The connection between ear tubes and ear infection exists because children who experience frequent middle ear infections sometimes need ear tubes to decrease the risk. Myringotomy with ear tube insertion is a minor surgical procedure where tubes called tympanostomy tubes are placed in the middle ear to keep the air circulating and equalize ear pressure. This procedure drastically cuts down on otitis media, or middle ear infections, and can reduce the risk of hearing loss caused by eardrum scarring.
Many parents are familiar with the relationship between ear tubes and ear infection. Although common in childhood, the need for ear tubes becomes less common as a child gets older. In addition, since the connection between ear tubes and ear infection is a widely recognized, parents usually feel comfortable when the physician broaches the subject. The procedure is minor, and is typically performed in an outpatient setting, although general anesthesia is used for children.
Generally, the recovery period for myringotomy is uneventful. There is a slight risk of complications from anesthesia, but these are rare. When the child wakes up from the anesthesia, he might still be sleepy and nauseated, but these effects are usually temporary and mild. In addition, ibuprofen or acetaminophen can be given for pain, should it be present post-operatively. Typically, however, pain is unusual or very mild after the procedure, in most patients.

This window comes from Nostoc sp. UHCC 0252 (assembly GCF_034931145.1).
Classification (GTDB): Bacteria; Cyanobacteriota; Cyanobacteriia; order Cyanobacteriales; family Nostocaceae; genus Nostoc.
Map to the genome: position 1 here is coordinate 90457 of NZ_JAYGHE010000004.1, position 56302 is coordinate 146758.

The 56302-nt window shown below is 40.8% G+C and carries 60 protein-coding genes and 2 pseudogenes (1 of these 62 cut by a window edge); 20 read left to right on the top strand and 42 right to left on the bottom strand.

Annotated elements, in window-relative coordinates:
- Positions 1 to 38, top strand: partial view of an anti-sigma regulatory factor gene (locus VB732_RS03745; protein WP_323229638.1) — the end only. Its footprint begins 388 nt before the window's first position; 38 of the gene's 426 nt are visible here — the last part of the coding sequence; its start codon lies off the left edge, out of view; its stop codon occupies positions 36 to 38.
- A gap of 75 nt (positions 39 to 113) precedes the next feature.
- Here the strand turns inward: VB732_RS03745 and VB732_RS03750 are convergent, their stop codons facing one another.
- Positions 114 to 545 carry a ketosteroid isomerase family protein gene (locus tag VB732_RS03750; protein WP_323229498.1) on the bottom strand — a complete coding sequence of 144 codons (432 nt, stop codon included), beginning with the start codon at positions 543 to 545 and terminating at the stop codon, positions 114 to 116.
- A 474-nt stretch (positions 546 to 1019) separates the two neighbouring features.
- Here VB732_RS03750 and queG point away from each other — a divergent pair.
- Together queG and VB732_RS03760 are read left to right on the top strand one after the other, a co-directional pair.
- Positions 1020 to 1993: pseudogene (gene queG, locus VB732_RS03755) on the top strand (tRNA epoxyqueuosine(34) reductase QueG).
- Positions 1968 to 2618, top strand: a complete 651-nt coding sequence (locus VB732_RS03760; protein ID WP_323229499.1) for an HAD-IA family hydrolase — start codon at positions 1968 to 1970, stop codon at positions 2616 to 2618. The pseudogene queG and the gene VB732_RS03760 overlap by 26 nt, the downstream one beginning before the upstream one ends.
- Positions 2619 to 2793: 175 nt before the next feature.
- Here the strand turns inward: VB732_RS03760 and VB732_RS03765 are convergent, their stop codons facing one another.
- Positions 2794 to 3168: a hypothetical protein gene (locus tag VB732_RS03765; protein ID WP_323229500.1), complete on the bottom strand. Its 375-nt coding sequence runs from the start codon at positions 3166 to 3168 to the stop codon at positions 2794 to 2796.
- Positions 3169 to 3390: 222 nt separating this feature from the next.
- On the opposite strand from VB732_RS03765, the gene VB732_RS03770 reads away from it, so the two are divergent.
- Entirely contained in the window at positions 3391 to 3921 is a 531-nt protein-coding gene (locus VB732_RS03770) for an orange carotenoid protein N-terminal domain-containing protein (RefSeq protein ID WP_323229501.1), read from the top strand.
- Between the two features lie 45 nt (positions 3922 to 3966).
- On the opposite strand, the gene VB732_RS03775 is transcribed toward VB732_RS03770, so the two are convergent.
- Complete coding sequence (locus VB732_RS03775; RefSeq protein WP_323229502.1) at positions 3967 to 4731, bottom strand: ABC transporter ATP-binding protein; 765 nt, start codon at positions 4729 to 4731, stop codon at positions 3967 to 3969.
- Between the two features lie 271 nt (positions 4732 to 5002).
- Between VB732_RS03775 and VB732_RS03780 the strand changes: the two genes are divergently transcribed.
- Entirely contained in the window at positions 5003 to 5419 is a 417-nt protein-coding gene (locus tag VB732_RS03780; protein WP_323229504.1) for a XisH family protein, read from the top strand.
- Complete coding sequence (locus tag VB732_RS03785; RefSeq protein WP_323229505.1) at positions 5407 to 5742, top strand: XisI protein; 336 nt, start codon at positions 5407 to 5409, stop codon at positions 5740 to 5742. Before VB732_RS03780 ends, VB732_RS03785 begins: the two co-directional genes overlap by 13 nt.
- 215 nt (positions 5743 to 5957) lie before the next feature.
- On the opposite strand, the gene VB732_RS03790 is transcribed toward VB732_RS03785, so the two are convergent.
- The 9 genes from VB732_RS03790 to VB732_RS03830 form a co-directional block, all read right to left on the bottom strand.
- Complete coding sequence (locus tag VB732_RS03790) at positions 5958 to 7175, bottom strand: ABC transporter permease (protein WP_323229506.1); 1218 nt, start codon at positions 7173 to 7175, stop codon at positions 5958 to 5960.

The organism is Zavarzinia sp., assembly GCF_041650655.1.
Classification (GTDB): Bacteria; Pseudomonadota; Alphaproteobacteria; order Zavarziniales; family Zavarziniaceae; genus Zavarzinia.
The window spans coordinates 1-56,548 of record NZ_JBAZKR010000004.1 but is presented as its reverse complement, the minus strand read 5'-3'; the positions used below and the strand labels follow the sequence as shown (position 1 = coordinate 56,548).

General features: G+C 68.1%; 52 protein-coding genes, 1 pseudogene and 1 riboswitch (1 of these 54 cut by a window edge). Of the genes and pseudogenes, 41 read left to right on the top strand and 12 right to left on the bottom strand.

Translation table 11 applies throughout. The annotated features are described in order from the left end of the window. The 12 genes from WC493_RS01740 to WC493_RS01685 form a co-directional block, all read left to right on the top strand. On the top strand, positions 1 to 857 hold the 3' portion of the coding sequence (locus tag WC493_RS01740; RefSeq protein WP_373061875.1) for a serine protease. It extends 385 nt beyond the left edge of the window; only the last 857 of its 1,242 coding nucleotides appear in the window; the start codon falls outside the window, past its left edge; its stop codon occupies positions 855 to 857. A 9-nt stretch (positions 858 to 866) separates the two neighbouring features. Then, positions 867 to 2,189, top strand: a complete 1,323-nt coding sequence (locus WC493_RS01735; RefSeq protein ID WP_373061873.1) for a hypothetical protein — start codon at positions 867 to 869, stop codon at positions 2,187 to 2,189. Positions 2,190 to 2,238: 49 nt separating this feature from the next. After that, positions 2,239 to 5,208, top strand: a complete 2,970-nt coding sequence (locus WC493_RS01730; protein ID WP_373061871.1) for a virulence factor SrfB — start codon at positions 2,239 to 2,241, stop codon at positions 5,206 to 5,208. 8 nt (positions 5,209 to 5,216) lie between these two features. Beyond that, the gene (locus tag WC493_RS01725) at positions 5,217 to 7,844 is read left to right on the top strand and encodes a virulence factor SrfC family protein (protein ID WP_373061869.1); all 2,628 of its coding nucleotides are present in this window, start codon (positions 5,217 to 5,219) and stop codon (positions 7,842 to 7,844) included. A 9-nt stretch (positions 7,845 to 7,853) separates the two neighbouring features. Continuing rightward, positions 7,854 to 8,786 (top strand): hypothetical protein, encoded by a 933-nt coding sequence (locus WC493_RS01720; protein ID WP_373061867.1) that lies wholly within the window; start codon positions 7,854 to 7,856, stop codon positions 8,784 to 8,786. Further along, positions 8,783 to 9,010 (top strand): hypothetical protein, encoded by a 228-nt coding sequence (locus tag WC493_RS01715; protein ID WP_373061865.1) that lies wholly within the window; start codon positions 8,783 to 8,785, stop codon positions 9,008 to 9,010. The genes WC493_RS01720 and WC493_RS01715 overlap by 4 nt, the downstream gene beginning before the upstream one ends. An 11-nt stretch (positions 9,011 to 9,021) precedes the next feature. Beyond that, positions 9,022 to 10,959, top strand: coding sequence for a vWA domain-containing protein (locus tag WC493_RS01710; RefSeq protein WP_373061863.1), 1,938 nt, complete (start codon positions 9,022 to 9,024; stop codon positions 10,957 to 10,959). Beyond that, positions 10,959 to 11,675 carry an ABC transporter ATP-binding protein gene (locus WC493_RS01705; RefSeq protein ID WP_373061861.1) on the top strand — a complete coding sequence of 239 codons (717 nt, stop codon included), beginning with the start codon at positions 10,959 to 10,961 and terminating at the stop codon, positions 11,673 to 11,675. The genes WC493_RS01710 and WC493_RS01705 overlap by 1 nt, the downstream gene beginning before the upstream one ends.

Patients may have some mild discharge for about three days following the procedure. Since this is normal, parents or caregivers should not worry. Unless the drainage is green, yellow, or bloody, or has a foul odor, no treatment is needed. If, however, the ear begins to drain foul-smelling, colored discharge, the physician should be called as soon as possible. These symptoms indicate a bacterial infection and need to be treated with antibiotics to avert complications such as loss of hearing or scarring.
On occasion, a second surgical procedure may be necessary to replace the ear tubes that were inserted at the initial surgery. Sometimes, ear tubes can fall out or be pushed out of the ear, necessitating a second set of tubes. It is important to note, that by the time a child reaches his teens, the incidence of ear infections drops dramatically, although they still can occur. In fact, adults can get middle ear infections and in certain cases, even require the insertion of ear tubes themselves.